Can someone help me with a summary and review of the book Cocaine Politics, and the Movie Superfly? Due to religious beliefs I am unable to watch these movies and read this book, don't know why...

Can someone help me with a summary and review of the book Cocaine Politics, and the Movie Superfly? Due to religious beliefs I am unable to watch these movies and read this book, don't know why but hope some one can help.

Expert Answers
durbanville eNotes educator| Certified Educator

It may be that you are not able to read Cocaine Politics or watch Superfly due to their controversial content and potential to be misunderstood. Both explore very real issues in terms of race and drugs, access to drugs, corruption and how some have benefited in one form or another- obviously at the expense of others- from drugs. In Superfly, stereotypes are potentially offensive and the movie glorifies the use of violence and typifies the behavior of its African American stars. The intention was to attract the attention of a black audience, not because they are all drug dealers but because they understand the damaging influence of drugs and work to protect their children from them. Instead, it serves to stir emotions as it seems as if a successful African Americanwill find success through the drug trade and no other more decent, respectable means. In attempting to thwart the establishment, the hero succeeds in spite of himself and frees himself from drugs. The cost to others, however, is barely a consideration and making money for himself is Youngblood Priest's main obsession. 

Superfly lacks depth of character but was a success because, when it was made it, and others like it, were the only movies representing a mainly African American cast. As long as the movies existed, the directors did not necessarily, see the need to make the characters whole or well-rounded. The women are also represented as sexual beings, again without the depth of character that they deserve.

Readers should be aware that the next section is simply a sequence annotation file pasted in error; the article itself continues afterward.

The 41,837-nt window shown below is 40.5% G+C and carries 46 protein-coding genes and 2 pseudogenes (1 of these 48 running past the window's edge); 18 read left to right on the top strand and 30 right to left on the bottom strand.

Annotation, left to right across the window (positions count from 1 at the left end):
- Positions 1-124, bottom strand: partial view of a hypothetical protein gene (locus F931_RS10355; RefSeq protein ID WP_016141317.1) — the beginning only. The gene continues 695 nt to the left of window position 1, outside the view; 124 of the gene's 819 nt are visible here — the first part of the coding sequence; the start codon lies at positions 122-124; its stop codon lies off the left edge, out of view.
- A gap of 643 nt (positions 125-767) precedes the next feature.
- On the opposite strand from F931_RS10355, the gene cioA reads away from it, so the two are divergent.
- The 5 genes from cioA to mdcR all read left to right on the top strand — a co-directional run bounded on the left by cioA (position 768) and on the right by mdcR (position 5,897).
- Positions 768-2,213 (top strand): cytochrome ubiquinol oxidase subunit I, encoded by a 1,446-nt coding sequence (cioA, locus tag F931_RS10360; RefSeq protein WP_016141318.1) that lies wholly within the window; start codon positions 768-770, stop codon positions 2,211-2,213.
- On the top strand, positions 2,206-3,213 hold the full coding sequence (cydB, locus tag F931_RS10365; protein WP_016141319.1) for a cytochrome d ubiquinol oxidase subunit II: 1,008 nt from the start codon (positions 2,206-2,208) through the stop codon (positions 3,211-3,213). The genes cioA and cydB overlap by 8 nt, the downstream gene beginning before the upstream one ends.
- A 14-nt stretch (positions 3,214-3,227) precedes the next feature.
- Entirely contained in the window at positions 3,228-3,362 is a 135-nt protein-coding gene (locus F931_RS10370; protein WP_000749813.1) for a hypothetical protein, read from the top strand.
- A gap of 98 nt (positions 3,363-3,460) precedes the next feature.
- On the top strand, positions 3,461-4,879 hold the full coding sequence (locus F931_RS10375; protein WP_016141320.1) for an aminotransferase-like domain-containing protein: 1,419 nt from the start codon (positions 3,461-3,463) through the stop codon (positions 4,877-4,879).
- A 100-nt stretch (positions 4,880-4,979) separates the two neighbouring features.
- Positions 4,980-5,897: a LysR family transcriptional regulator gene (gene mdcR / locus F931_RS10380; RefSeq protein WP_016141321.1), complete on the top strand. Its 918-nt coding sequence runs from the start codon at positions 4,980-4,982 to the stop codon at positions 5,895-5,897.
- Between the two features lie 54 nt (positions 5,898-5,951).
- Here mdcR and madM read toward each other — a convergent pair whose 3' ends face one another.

In summarizing Superfly, Priest, is a cocaine dealer from Harlem. He wants to free himself and his friends from the "business" but his methods of doing so mean he will use drugs to make copious amounts of money which will allow him to retire. The police do not constitute enough of a threat to worry him as they are mainly corrupt and want $10 000 a month to look the other way. He may not like the idea but he acquiesces. The police contribute to the death of one of Priest's friends and he overdoses. Violence is a way to collect "debts' and friends report each other to the police in order to further their own ends. Priest uses his girlfriend to help him and she manages to get away with their share of the money and the police are unaware. Priest is then able to get away without further threat. 

Cocaine Politics also refers to police involvement in the drug world and the ever-controversial CIA. Its authors maintain that the so-called "war on drugs" is a facade and nothing more than a pretense. The authors claim that the American efforts to fight against drugs is actually fueling the trade and that the government is more interested in stopping Communism from sweeping through the world rather than in fighting drugs. The justification is that, to protect Americans, the CIA must maintain covert operations which they do in the interests of national security, even if it sacrifices efforts to control drugs in Latin America. 

It has been suggested that the stories are one-sided and contrived and while there may be a proliferation of information, the information has not been analysed for its usefulness and there is a distinct lack of suggestions that will overcome the problems that the book presents. There is also, despite the large number of sources, resources and thus characters, not much follow-up or information on the many people introduced.  The book uses as its foundation the considered real issues from the 1986 to 1988 investigations of Senator John Kerry and his "Kerry report."